Down Syndrome

Category:
Genetic Disorder

Prevalence:
In The US: 5,300 births per year.

Also Called:
Trisomy 21

Resources:
Mayo Clinic

U.S. National Library of Medicine

WebMD

National Down Syndrome Society

National Down Syndrome Congress

Down Syndrome-Autism Connection

 

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Down syndrome is a chromosomal condition that is associated with intellectual disability, a characteristic facial appearance, and weak muscle tone (hypotonia) in infancy. All affected individuals experience cognitive delays, but the intellectual disability is usually mild to moderate.

People with Down syndrome may have a variety of birth defects. About half of all affected children are born with a heart defect. Digestive abnormalities, such as a blockage of the intestine, are less common.

Individuals with Down syndrome have an increased risk of developing several medical conditions. These include gastroesophageal reflux, which is a backflow of acidic stomach contents into the esophagus, and celiac disease, which is an intolerance of a wheat protein called gluten. About 15 percent of people with Down syndrome have an underactive thyroid gland (hypothyroidism). The thyroid gland is a butterfly-shaped organ in the lower neck that produces hormones. Individuals with Down syndrome also have an increased risk of hearing and vision problems. Additionally, a small percentage of children with Down syndrome develop cancer of blood-forming cells (leukemia).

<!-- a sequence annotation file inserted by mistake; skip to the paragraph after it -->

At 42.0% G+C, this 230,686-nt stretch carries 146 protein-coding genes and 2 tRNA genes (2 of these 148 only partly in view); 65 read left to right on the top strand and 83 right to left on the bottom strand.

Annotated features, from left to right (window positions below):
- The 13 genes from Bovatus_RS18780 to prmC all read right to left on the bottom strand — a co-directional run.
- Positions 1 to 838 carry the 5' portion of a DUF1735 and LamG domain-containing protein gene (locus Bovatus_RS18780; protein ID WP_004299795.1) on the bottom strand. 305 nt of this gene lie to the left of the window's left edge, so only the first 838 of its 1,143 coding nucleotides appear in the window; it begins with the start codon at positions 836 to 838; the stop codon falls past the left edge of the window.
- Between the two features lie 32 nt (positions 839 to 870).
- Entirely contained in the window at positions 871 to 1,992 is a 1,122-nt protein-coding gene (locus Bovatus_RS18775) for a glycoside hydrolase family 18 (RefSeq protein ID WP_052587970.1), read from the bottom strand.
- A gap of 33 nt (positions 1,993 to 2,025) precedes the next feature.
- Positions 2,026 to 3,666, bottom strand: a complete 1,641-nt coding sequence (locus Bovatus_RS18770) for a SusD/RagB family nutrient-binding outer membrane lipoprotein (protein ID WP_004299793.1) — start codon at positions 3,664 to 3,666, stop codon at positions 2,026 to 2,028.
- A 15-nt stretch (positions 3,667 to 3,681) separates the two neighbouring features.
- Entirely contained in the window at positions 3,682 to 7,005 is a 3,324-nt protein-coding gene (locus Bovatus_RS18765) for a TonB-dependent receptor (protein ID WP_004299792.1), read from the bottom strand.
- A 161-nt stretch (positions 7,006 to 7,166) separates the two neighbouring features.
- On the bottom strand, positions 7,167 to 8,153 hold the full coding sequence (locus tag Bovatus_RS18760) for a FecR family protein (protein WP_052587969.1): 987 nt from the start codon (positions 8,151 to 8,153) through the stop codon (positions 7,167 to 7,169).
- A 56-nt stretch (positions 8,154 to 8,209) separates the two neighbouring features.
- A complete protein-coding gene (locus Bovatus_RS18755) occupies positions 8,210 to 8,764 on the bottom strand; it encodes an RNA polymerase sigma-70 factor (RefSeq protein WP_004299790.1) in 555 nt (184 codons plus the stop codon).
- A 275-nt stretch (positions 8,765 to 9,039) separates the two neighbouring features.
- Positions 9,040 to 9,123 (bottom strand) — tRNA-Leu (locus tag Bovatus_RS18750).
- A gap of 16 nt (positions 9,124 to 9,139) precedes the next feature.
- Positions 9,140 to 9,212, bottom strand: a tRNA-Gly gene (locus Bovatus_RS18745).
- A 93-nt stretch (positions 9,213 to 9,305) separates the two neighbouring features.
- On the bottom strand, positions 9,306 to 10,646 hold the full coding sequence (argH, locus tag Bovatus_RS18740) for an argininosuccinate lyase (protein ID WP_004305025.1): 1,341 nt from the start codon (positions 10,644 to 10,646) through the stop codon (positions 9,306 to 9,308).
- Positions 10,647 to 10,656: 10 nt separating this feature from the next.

Delayed development and behavioral problems are often reported in children with Down syndrome. Affected individuals’ speech and language develop later and more slowly than in children without Down syndrome, and affected individuals’ speech may be more difficult to understand. Behavioral issues can include attention problems, obsessive/compulsive behavior, and stubbornness or tantrums. A small percentage of people with Down syndrome are also diagnosed with developmental conditions called autism spectrum disorders, which affect communication and social interaction.

People with Down syndrome often experience a gradual decline in thinking ability (cognition) as they age, usually starting around age 50. Down syndrome is also associated with an increased risk of developing Alzheimer disease, a brain disorder that results in a gradual loss of memory, judgment, and ability to function. Approximately half of adults with Down syndrome develop Alzheimer disease. Although Alzheimer disease is usually a disorder that occurs in older adults, people with Down syndrome usually develop this condition in their fifties or sixties.

Down Syndrome In The News

It's Down Syndrome Awareness Month, the Ideal Time to Celebrate These Trailblazing Stars

Read More    published: 10/15/2018

'There Are No Barriers': A Model With Down Syndrome Fulfills Her Fashion Week Dream

Read More    published: 09/09/2018

Woman With Down Syndrome Gets Dream of Becoming Flight Attendant

Read More    published: 09/03/2018

Three-Year-Old With Down Syndrome Trying To Raise Money For Beauty Pageant Trip

Read More    published: 07/01/2018

Student With Down Syndrome Donates U.S. Flag to School

Read More    published: 05/20/2018

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